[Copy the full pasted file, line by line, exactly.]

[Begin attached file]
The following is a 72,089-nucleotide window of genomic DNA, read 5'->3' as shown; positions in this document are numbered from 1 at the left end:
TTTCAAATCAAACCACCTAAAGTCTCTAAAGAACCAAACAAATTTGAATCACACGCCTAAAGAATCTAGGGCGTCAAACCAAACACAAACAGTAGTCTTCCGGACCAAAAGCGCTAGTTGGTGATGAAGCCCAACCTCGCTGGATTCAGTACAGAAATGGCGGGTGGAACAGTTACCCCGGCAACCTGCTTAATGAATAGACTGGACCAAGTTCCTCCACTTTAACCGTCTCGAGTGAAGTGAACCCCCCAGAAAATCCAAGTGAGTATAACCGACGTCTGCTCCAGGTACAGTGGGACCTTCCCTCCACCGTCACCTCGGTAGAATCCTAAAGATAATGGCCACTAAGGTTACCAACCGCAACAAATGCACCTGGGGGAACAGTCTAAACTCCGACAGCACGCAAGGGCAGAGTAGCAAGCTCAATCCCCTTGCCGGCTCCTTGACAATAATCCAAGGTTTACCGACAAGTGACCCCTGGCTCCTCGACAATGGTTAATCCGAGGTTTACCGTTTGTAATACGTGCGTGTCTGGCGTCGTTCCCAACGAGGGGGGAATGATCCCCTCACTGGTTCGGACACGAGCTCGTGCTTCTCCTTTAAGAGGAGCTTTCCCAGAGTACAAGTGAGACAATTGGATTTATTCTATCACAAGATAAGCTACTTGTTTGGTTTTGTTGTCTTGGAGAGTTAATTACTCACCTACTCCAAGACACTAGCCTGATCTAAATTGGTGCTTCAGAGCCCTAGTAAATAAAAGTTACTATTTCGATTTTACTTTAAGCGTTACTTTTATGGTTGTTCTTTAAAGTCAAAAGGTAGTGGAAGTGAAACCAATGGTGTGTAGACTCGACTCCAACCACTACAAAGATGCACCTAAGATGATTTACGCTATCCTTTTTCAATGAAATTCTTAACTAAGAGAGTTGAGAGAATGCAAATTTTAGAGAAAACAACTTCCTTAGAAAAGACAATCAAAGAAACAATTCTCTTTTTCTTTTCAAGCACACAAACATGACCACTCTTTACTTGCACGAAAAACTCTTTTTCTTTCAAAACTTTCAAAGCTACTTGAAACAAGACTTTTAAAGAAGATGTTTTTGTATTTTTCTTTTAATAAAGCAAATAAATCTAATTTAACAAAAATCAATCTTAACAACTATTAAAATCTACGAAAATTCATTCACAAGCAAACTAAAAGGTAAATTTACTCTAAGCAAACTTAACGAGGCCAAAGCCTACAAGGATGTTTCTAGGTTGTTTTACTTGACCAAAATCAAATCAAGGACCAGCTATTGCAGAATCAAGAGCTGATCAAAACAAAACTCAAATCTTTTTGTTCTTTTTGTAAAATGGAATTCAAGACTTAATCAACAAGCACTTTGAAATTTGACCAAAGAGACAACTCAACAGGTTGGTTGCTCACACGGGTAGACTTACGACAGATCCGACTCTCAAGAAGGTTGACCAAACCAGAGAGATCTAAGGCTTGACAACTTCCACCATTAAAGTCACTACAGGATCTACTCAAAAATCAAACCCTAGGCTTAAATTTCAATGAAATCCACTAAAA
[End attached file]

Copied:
The following is a 72,089-nucleotide window of genomic DNA, read 5'->3' as shown; positions in this document are numbered from 1 at the left end:
TTTCAAATCAAACCACCTAAAGTCTCTAAAGAACCAAACAAATTTGAATCACACGCCTAAAGAATCTAGGGCGTCAAACCAAACACAAACAGTAGTCTTCCGGACCAAAAGCGCTAGTTGGTGATGAAGCCCAACCTCGCTGGATTCAGTACAGAAATGGCGGGTGGAACAGTTACCCCGGCAACCTGCTTAATGAATAGACTGGACCAAGTTCCTCCACTTTAACCGTCTCGAGTGAAGTGAACCCCCCAGAAAATCCAAGTGAGTATAACCGACGTCTGCTCCAGGTACAGTGGGACCTTCCCTCCACCGTCACCTCGGTAGAATCCTAAAGATAATGGCCACTAAGGTTACCAACCGCAACAAATGCACCTGGGGGAACAGTCTAAACTCCGACAGCACGCAAGGGCAGAGTAGCAAGCTCAATCCCCTTGCCGGCTCCTTGACAATAATCCAAGGTTTACCGACAAGTGACCCCTGGCTCCTCGACAATGGTTAATCCGAGGTTTACCGTTTGTAATACGTGCGTGTCTGGCGTCGTTCCCAACGAGGGGGGAATGATCCCCTCACTGGTTCGGACACGAGCTCGTGCTTCTCCTTTAAGAGGAGCTTTCCCAGAGTACAAGTGAGACAATTGGATTTATTCTATCACAAGATAAGCTACTTGTTTGGTTTTGTTGTCTTGGAGAGTTAATTACTCACCTACTCCAAGACACTAGCCTGATCTAAATTGGTGCTTCAGAGCCCTAGTAAATAAAAGTTACTATTTCGATTTTACTTTAAGCGTTACTTTTATGGTTGTTCTTTAAAGTCAAAAGGTAGTGGAAGTGAAACCAATGGTGTGTAGACTCGACTCCAACCACTACAAAGATGCACCTAAGATGATTTACGCTATCCTTTTTCAATGAAATTCTTAACTAAGAGAGTTGAGAGAATGCAAATTTTAGAGAAAACAACTTCCTTAGAAAAGACAATCAAAGAAACAATTCTCTTTTTCTTTTCAAGCACACAAACATGACCACTCTTTACTTGCACGAAAAACTCTTTTTCTTTCAAAACTTTCAAAGCTACTTGAAACAAGACTTTTAAAGAAGATGTTTTTGTATTTTTCTTTTAATAAAGCAAATAAATCTAATTTAACAAAAATCAATCTTAACAACTATTAAAATCTACGAAAATTCATTCACAAGCAAACTAAAAGGTAAATTTACTCTAAGCAAACTTAACGAGGCCAAAGCCTACAAGGATGTTTCTAGGTTGTTTTACTTGACCAAAATCAAATCAAGGACCAGCTATTGCAGAATCAAGAGCTGATCAAAACAAAACTCAAATCTTTTTGTTCTTTTTGTAAAATGGAATTCAAGACTTAATCAACAAGCACTTTGAAATTTGACCAAAGAGACAACTCAACAGGTTGGTTGCTCACACGGGTAGACTTACGACAGATCCGACTCTCAAGAAGGTTGACCAAACCAGAGAGATCTAAGGCTTGACAACTTCCACCATTAAAGTCACTACAGGATCTACTCAAAAATCAAACCCTAGGCTTAAATTTCAATGAAATCCACTAAAA